Aims This study examined age-related differences between young and older adults' emotion regulation, hope, and optimism 1 year after the COVID-19 outbreak. Whether personality explained such outcomes was also examined. Method A sample of 228 young adults and 161 older adults was interviewed in April-May 2021 to complete questionnaires assessing cognitive reappraisal (CR) and expressive suppression (ES) emotion regulation strategies use, optimism, hope (agency and pathways components), and personality traits. Results Older adults reported greater CR and ES use, optimism, and hope-agency levels than young adults, whereas no age differences emerged for hope-pathway scores. Personality traits (more consistently emotional stability) contributed to explaining CR and ES use, and greater hopeful and optimistic dispositions. Conclusions These findings confirm older adults' advantage in facing the emotional and psychological fallout of the COVID-19 pandemic in its third wave. They also underscore the importance of considering personality to depict individual profiles prone to experiencing long-term negative emotional/psychological consequences of emergencies as COVID-19.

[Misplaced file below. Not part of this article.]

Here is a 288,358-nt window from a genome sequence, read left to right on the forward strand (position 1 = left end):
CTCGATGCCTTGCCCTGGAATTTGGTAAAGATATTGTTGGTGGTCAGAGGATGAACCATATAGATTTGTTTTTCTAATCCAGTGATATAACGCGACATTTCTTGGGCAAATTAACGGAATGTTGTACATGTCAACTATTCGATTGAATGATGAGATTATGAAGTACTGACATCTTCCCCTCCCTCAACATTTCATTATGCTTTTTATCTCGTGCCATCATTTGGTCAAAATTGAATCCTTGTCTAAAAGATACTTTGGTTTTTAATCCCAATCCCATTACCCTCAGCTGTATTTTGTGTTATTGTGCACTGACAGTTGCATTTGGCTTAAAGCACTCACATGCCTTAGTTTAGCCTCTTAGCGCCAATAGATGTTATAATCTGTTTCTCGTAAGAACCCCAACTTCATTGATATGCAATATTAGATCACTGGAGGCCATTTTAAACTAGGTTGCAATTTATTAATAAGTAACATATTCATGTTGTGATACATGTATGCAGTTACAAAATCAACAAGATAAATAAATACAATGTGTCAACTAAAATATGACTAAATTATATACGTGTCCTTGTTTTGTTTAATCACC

Emotion regulation, hope, and optimism during the third wave of the COVID-19 pandemic: The role of age and personality

Elena Carbone;Graziana Lenti;Enrico Sella;Angelica Moè;Erika Borella
2024

Abstract

Aims This study examined age-related differences between young and older adults' emotion regulation, hope, and optimism 1 year after the COVID-19 outbreak. Whether personality explained such outcomes was also examined. Method A sample of 228 young adults and 161 older adults was interviewed in April-May 2021 to complete questionnaires assessing cognitive reappraisal (CR) and expressive suppression (ES) emotion regulation strategies use, optimism, hope (agency and pathways components), and personality traits. Results Older adults reported greater CR and ES use, optimism, and hope-agency levels than young adults, whereas no age differences emerged for hope-pathway scores. Personality traits (more consistently emotional stability) contributed to explaining CR and ES use, and greater hopeful and optimistic dispositions. Conclusions These findings confirm older adults' advantage in facing the emotional and psychological fallout of the COVID-19 pandemic in its third wave. They also underscore the importance of considering personality to depict individual profiles prone to experiencing long-term negative emotional/psychological consequences of emergencies as COVID-19.
2024
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Utilizza questo identificativo per citare o creare un link a questo documento: https://hdl.handle.net/11577/3504169
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